Bloomberg Law reported on Thursday that the White House is working on policy recommendations to limit Bitcoin energy consumption and carbon footprint in the United States.

Following a series of complaints from critics that Bitcoin’s high energy consumption for mining operations endangers the country’s environmental goals and strains its national grid, the government has taken this action.

The White House’s Chief Energy Policy Advisor, Costa Samaras, stated that if digital assets are to be a part of the financial ecosystem, it must be climate and energy neutral.

If this is to play a significant role in their financial system, it is crucial that it is developed responsibly and total emissions are minimized. When considering digital assets, they must consider climate and energy conservation, said Samaras.

The Bitcoin energy use policy is anticipated to be published in August, but it is unclear whether the law will be passed immediately.

Mining refers to the process of using powerful computers to solve complex computational puzzles in order to create blocks on the blockchain.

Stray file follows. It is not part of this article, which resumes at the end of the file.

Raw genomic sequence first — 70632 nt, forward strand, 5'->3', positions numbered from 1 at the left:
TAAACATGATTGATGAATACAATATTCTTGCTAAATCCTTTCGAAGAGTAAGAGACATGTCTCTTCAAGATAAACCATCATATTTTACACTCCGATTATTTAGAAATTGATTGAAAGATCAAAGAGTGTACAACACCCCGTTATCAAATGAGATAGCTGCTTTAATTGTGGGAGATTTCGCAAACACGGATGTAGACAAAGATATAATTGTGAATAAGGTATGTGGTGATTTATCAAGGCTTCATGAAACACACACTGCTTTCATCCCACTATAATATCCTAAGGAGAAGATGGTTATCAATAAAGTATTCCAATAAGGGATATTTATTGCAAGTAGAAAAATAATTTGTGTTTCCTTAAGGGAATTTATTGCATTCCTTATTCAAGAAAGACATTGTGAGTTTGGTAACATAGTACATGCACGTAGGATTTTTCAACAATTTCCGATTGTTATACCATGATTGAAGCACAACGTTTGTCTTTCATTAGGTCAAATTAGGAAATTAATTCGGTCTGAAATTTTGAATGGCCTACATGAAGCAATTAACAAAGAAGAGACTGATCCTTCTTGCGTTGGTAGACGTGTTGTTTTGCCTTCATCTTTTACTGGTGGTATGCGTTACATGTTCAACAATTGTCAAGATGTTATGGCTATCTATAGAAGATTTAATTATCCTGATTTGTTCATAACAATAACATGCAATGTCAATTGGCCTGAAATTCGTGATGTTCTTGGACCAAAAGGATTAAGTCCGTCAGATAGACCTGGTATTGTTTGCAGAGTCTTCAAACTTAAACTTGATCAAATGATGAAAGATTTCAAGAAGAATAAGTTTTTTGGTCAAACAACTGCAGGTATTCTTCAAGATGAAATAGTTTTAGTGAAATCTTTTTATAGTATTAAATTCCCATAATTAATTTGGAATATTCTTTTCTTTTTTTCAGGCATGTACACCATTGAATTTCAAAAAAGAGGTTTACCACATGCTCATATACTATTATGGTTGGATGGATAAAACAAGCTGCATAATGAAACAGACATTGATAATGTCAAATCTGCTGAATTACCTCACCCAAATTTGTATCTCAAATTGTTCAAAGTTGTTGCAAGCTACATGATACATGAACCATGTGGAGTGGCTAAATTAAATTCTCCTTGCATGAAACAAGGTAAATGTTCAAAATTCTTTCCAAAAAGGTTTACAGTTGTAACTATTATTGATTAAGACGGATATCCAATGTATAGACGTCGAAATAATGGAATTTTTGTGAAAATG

Bitcoin, for example, employs a Proof-of-Work (PoW) consensus algorithm that necessitates a high amount of energy to verify and process transactions.

Some global regulators have expressed concern over decentralized assets such as Bitcoin and Ethereum, whose transactions require a great deal of processing power.

China, for instance, has outlawed crypto mining after launching a massive crackdown in Q4 2021 against all crypto mining facilities in the region.

Similarly, in March, the Conversation Committee of the New York State Assembly passed a bill prohibiting Bitcoin mining operations in the region for two years. Nevertheless, the law is still awaiting approval from the Assembly and Senate. It must also be approved by the governor of the state.

Greenpeace was reported to have launched an anti-Bitcoin and anti-environmental effects campaign in the same month.

The “Change The Code, Not The Climate” campaign received $5 million in funding from the chairman of Ripple, Chris Larsen.

The EU parliament also passed a proposal to restrict the use of Proof-of-Work (PoW) crypto assets, but the bill was defeated by a vote of 34 to 24.

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